I pay for a lot of stuff I don’t use. My monthly Sky subscription covers about a hundred gazillion films and football matches that I never watch. There are bits of The Guardian that I chuck away without reading (yes flamboyant, self-regarding media section I am looking at you!). Sometimes I don’t get to the end of a loaf of bread before the unappetising blue fur establishes a bridgehead. I paid money for a Natasha Bedingfield CD I never ever listen to.
Some of this is a result of my own laziness or inability to plan, some is just bad buying decisions. Fair play though. It’s all a choice.
Then there’s stuff that I pay for that I don’t use, but I have no choice in the matter. By law I have to fork over a bundle of cash to fund schools, streetlights and wars that I have no interest in partaking of. That, I figure, is the price of living in a civilised country with a developed idea of what it means to be a person in and of a community.
Also it means that when I have need of a hospital, road or locally placed streetlight, then I can reasonably assume it’ll be there. We all put in, we all take out. It’s taxation and we’ve got representation.
God, this socialism is insidious, eh?
Anyway, of all the money I hand over in one form of tax or another I have always felt that the twelve quid or so per month that funds the BBC is particularly good value for money.
(Parenthetically, I know that by the letter of the law the licence fee is just applicable to television viewers but the revenue it creates funds the radio network and website too. If you listen to the radio, use iPlayer or any of the other BBC content platforms but don’t pay for a licence who do you think picks up your bill?)
There are, in my eyes, slightly too many programmes based around the bewildered, morbidly obese and barely continent section of the population honking out show tunes on ice for the unhealthily curious. But there are also magnificent wildlife documentaries, political debates, sci-fi shows, classical music concerts and jazz request programmes.
There is additionally, but not for much longer, one station that plays new and classic adult-orientated music of the type I like to listen to: BBC 6 Music. It is being closed down it has been announced today, and I’m still not quite sure what the rationale is.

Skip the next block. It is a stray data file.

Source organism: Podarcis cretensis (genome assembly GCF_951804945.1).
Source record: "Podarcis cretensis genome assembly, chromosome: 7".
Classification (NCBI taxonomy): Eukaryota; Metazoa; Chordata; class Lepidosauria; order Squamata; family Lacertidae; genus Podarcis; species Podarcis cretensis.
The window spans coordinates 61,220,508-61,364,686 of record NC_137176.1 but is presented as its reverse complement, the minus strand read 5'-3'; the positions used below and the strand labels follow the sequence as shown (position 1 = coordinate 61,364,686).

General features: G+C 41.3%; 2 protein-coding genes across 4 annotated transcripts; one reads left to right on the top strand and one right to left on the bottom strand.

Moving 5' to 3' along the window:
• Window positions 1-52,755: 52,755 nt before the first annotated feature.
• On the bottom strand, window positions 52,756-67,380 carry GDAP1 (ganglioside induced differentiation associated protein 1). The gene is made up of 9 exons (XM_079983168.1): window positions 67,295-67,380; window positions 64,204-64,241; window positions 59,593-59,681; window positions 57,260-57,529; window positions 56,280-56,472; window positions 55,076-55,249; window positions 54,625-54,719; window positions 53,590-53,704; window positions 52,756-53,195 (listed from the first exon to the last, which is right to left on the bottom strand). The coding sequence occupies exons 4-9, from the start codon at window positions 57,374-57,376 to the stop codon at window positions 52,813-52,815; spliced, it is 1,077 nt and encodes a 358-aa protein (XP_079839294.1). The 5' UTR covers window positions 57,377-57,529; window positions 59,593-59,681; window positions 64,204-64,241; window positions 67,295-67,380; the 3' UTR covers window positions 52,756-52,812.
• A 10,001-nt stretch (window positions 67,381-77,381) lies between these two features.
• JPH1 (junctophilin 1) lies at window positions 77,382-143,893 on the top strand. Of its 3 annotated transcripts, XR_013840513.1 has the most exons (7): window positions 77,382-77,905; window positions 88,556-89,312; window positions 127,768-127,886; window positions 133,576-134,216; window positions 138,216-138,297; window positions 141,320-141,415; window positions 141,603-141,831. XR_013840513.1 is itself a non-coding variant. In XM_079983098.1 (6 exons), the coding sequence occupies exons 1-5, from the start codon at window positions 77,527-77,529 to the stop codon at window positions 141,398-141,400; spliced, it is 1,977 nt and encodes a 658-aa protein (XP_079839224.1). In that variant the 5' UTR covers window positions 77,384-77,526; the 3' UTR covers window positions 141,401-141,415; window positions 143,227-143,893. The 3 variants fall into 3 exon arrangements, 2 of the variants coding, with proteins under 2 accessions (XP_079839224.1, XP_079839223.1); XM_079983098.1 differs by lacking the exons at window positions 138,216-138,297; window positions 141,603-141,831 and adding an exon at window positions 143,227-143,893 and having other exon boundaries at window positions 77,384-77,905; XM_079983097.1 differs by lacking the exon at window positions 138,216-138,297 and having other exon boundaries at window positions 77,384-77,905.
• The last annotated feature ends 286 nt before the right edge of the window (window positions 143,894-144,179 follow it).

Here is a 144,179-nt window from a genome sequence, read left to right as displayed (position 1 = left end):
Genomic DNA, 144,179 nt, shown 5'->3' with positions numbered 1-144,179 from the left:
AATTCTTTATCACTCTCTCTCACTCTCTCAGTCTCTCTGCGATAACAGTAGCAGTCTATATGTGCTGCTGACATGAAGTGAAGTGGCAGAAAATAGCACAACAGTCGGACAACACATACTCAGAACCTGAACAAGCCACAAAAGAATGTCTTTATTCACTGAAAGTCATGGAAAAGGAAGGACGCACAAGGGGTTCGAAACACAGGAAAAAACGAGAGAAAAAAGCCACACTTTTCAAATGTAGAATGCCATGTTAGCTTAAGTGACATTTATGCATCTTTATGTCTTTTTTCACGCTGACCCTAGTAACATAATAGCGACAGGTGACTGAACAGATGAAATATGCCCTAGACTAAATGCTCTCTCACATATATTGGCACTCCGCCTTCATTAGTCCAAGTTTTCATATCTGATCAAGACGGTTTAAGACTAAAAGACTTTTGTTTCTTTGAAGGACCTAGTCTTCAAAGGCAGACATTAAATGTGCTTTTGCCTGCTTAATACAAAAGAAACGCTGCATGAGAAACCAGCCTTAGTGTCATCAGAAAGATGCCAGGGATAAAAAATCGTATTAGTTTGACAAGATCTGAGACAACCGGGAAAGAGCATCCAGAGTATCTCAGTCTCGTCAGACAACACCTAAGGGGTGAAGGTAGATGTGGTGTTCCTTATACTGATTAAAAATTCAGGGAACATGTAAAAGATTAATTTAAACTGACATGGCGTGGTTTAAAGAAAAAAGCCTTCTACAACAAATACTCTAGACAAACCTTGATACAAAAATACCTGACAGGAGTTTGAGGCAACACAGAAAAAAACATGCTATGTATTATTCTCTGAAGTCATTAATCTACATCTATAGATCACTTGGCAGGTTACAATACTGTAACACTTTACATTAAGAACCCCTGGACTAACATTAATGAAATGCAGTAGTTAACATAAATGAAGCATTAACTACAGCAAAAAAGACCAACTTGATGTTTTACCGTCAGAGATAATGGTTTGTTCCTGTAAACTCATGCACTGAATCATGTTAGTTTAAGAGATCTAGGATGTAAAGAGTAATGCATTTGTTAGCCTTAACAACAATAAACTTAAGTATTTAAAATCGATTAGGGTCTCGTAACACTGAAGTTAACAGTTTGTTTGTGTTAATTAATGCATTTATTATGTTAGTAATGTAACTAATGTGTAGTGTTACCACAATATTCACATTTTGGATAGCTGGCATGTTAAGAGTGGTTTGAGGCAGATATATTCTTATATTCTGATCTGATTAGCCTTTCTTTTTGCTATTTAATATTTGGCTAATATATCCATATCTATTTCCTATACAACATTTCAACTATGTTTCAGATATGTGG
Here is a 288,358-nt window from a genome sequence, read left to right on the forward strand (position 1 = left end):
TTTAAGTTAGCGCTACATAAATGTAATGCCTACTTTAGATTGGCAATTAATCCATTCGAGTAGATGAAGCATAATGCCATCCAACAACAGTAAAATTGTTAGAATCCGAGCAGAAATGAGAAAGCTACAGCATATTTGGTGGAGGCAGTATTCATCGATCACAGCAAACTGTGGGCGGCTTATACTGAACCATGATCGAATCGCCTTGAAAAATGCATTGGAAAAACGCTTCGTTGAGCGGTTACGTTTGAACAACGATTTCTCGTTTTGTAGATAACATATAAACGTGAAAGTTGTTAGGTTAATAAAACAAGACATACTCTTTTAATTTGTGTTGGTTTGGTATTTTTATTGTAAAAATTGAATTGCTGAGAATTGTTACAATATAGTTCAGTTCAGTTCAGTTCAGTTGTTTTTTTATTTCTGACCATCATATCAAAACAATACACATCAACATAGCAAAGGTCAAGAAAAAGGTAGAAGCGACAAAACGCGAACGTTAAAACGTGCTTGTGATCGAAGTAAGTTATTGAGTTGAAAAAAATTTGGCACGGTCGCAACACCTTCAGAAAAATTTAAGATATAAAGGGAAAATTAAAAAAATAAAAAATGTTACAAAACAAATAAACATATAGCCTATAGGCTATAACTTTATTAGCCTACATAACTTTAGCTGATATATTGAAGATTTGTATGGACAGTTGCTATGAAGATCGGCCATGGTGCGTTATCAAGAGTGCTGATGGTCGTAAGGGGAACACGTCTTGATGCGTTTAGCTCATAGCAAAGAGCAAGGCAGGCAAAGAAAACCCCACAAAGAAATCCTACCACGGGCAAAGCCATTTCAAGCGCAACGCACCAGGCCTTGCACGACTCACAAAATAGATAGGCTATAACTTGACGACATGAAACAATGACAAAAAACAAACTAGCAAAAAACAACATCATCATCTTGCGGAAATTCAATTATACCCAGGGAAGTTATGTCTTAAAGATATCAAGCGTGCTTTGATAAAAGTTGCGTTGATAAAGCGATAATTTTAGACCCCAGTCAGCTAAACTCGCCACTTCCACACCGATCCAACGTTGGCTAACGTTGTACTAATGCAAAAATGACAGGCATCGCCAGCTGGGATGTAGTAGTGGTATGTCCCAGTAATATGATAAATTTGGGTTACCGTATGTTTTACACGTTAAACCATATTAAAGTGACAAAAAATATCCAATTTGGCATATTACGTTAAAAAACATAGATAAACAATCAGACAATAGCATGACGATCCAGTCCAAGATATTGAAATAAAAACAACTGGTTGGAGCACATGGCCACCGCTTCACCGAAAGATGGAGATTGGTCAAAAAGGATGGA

Small audience figures? Maybe. But it is a station that’s only available on the DAB digital platform so it doesn’t get listened to in cars or by plumbers, milkmen or driving instructors on the job. Anyway audience figures in isolation shouldn’t be a consideration in an organization like the Beeb with its mission to educate and inform. Surely its responsibility is exactly to provide the things like this that aren’t available on commercial platforms. And the stuff 6 Music plays doesn’t get airtime on any network I’ve ever heard. I have found tons of new stuff courtesy of its DJs (many of whom are howling imbeciles, but who know their music).
Leave ITV, Sky and the independent radio channels who rely on advertising revenue to cater to the lowest common denominator. If the Beeb does it too then all we have is the cultural equivalent of mob rule.
I don’t think letting the masses have the final decision on anything is a good idea. The masses are idiots. Really, who would you rather was in charge: a million maniacs or one person who knows what they’re talking about? I’d rather matters were in the hands of a few people with knowledge, wisdom and humour, who have an element of public accountability in their jobs.
Which is precisely what we had in the BBC until the tabloids started being able to bully producers into removing presenters they (the tabloids) affected to find offensive, and politicians caved in and started to look on the BBC as a competitor in the market place rather than a large lump of cultural heritage.
This is a fault of capitalism. When times were good and the money was sloshing around nobody worried that the Beeb with its capped income was at a disadvantage and could no longer afford things like football, cricket, expensive movie premieres and so forth. Now that money is tight the people who profited the most in boom times suddenly want the rules changed. As with banks, so with broadcast media apparently.
Pay your tiny bit of money. Enjoy the vast amount of art, sport, culture, music, drama and EXPERIMENTATION that it buys you. You know you aren’t going to be happy when every programme is reality flatus or dramas about troubled alcoholic cops and put-upon forensic examiners or CSI bloody Pittenweem.
I will miss 6 Music when it goes.